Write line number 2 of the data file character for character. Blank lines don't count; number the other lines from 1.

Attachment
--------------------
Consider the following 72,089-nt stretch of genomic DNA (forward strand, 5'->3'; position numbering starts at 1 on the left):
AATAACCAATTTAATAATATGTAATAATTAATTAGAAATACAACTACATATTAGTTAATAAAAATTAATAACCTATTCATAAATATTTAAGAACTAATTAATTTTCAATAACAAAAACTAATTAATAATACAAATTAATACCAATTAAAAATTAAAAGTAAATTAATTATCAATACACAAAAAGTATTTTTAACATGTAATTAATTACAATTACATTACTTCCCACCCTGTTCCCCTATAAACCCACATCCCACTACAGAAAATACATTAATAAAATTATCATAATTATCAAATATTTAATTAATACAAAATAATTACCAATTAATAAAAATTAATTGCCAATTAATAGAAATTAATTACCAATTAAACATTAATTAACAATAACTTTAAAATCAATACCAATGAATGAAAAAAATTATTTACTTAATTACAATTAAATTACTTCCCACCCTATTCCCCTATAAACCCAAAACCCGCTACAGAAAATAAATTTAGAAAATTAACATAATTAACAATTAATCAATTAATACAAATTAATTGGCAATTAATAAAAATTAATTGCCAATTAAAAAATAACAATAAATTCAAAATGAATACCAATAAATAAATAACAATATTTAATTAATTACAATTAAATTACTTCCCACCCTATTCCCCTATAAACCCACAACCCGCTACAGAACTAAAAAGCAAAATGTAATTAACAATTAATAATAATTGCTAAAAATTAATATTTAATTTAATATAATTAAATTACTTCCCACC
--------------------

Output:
AATAACCAATTTAATAATATGTAATAATTAATTAGAAATACAACTACATATTAGTTAATAAAAATTAATAACCTATTCATAAATATTTAAGAACTAATTAATTTTCAATAACAAAAACTAATTAATAATACAAATTAATACCAATTAAAAATTAAAAGTAAATTAATTATCAATACACAAAAAGTATTTTTAACATGTAATTAATTACAATTACATTACTTCCCACCCTGTTCCCCTATAAACCCACATCCCACTACAGAAAATACATTAATAAAATTATCATAATTATCAAATATTTAATTAATACAAAATAATTACCAATTAATAAAAATTAATTGCCAATTAATAGAAATTAATTACCAATTAAACATTAATTAACAATAACTTTAAAATCAATACCAATGAATGAAAAAAATTATTTACTTAATTACAATTAAATTACTTCCCACCCTATTCCCCTATAAACCCAAAACCCGCTACAGAAAATAAATTTAGAAAATTAACATAATTAACAATTAATCAATTAATACAAATTAATTGGCAATTAATAAAAATTAATTGCCAATTAAAAAATAACAATAAATTCAAAATGAATACCAATAAATAAATAACAATATTTAATTAATTACAATTAAATTACTTCCCACCCTATTCCCCTATAAACCCACAACCCGCTACAGAACTAAAAAGCAAAATGTAATTAACAATTAATAATAATTGCTAAAAATTAATATTTAATTTAATATAATTAAATTACTTCCCACC